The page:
When news broke this morning that Quebec’s Liberal government wants to limit the number of abortions performed by physicians and that abortions would no longer be considered a medical priority, essentially limiting access to them, I was left a little dumbfounded.
Dumbfounded and angry, but not overly concerned.
The reason being that I immediately knew the backlash would be so swift and so damning that the working document obtained by the Centre de santé des femmes de Montréal and consulted by Le Devoir, wouldn’t have a prayer of becoming actual legislation when all was said and done.
I’ve never seen an article shared so quickly by so many. The anger was understandable and it was palpable. Minister Barrette was on the radio in full damage control before 9 a.m. backtracking and reassuring women that access to abortions would not in any way be limited.
Only they would be, if the bill were to pass as is.
As it stands, the proposed legislation would impose a maximum quota of 504 abortions per doctor per year, even though the number of physicians performing abortions is already limited in this province. This morning, Barrette said that physicians regularly performing abortions would be given “exemptions” to the restrictions. I still don’t quite understand why you would create a law limiting the number of abortions a physician can perform and then hand out “exemptions” to that very same law. What’s the point? Are these measures aimed at reducing costs or are they simply meant to open the door to privatizing these services? One has to wonder.
If a woman doesn’t have access to one of the very few abortion clinics that exist, then a woman would have to go through her family doctor or another specialist, and eventually that doctor is going to hit a quota. And then what? What does that woman do? As it currently stands, too many Quebecers don’t even have access to a family doctor. A woman without access to one wishing to terminate her pregnancy would have to resort to her CLSC or another clinic, significantly increasing the chances of coming across that quota once again. Particularly in rural areas.
Let’s not forget that Barrette and his band of merry cost-cutting men (women too, sadly) are also behind governmental efforts to significantly limit access to in-vitro fertilization treatment (IVF), going as far as making it illegal for women over 42 to get IVF. With this bill, only women aged 18 to 42 would have access to IVF treatment — after passing a psychological evaluation. A psychological evaluation…
And all this in the name of austerity. In the name of reducing expenses.
Sorry, but could you kindly get your hands off my fucking uterus? Limiting access to abortion as a cost-cutting device is no better than having some pro-lifer telling me I shouldn’t get one and trying to legislate against them. The result can end up being the same.
Some things you simply don’t touch, Reproductive and abortion rights are fundamental to women’s rights, and women have fought too long and too hard for them to be placed in jeopardy. It is dangerous and a huge step backwards to mess with them.
When women’s groups and feminists explain how vital it is to remain vigilant when it comes to our hard-fought-for rights, there are too many who are quick to scoff at the implication that these battles are still needed. What are you complaining about this time?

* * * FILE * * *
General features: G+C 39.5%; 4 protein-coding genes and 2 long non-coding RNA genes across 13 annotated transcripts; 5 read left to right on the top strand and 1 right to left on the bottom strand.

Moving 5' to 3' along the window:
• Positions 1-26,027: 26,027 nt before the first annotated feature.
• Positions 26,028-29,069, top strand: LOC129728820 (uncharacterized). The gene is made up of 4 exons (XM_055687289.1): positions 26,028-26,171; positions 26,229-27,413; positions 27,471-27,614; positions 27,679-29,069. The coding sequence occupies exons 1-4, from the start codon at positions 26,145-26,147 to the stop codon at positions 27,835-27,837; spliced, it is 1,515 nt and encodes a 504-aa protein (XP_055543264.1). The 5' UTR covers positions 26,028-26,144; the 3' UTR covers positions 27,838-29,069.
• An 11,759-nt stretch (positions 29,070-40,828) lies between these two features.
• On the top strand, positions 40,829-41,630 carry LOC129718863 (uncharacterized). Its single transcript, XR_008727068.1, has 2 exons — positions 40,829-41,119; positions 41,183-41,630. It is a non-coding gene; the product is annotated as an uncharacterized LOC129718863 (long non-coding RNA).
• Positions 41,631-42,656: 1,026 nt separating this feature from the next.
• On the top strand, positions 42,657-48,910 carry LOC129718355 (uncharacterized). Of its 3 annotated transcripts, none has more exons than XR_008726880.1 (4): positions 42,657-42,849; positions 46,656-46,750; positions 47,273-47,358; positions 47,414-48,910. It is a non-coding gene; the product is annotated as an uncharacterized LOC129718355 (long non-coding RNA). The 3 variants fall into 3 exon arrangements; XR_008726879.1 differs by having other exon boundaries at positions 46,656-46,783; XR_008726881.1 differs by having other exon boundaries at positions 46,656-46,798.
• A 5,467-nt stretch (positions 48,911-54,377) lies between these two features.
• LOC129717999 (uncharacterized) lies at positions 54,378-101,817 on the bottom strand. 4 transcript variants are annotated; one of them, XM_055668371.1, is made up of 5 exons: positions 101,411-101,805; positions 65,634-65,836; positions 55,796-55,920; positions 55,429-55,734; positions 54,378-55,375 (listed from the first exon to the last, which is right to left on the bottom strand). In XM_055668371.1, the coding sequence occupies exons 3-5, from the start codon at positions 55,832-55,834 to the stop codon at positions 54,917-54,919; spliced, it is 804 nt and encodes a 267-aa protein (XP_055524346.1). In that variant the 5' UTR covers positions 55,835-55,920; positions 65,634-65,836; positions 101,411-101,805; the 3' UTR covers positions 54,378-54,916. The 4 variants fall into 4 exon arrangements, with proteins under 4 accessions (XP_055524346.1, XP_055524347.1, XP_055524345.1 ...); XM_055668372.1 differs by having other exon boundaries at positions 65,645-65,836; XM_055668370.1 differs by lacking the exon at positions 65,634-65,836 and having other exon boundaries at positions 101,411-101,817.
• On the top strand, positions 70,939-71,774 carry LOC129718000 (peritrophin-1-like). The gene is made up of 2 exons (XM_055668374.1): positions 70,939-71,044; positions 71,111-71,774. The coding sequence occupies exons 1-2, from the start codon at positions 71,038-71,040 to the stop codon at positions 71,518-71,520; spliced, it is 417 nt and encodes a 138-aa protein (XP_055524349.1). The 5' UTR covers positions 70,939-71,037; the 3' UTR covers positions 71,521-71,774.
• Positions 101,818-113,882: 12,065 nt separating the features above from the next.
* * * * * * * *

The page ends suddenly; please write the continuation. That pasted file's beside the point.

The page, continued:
Perhaps it behooves us to remember that it wasn’t that long ago that what we take for granted now wasn’t even a possibility a mere few decades ago.
In 1966, 45,000 women were hospitalized after having tried to terminate a pregnancy, making it the primary cause of hospitalization for Canadian women that year. (Canadians for Choice and Fédération du Québec pour la planning des naissance. “Focus on Abortion Services in Quebec”. Bibliothèque et Archives nationals du Québec, 2010.)
Despite the fact that Parliament passed The Criminal Law Amendment Act in 1969, abortion wasn’t legally decriminalized until 1988. That was only 27 years ago!! It was only 30 years ago that Dr. Henry Morgentaler was jailed for performing abortions. It was only in 2008 that women were finally guaranteed free abortion services by the government, regardless of where their abortion was obtained. Up to that point, too many women would have to go to private clinics that charged a fee, essentially denying them from the universal access to medical care that our taxes pay for.
And nothing ever won is ever truly gained. It must be protected and fought for continuously. Since 1988, there have been more than 45 motions or bills introduced to limit or prohibit access to abortion. There are many who still to this day do not consider access to safe and legal abortions primordial to women’s health and equal rights.
As backwards and dangerous as the Liberals’ attempt to cost-cut on the backs of women is, it’s mostly foolish. Women’s groups are louder and stronger than they’ve ever been in this province. And there are significant numbers of men who understand how important fighting this is and will be fighting this right alongside us.
The Liberal government’s austerity measures have already affected women in a variety of ways, particularly pertaining to daycare. Cuts to services like abortion continue to disproportionately harm women, as we risk losing past gains made towards gender equality. This is dangerous and unacceptable and to many of us feels like the last bloody straw.
On the plus side, everyone concerned will be watching Barrette like a hawk and more people than ever will be hitting Montreal streets to protest this one. Even people who would have never hit the streets.
By the end of the day or the week, Barrette will be feeling the heat and will be doing a 180-degree volte-face, emerging as a public defender of women’s rights. Pass the popcorn. I predict it will be fun to watch.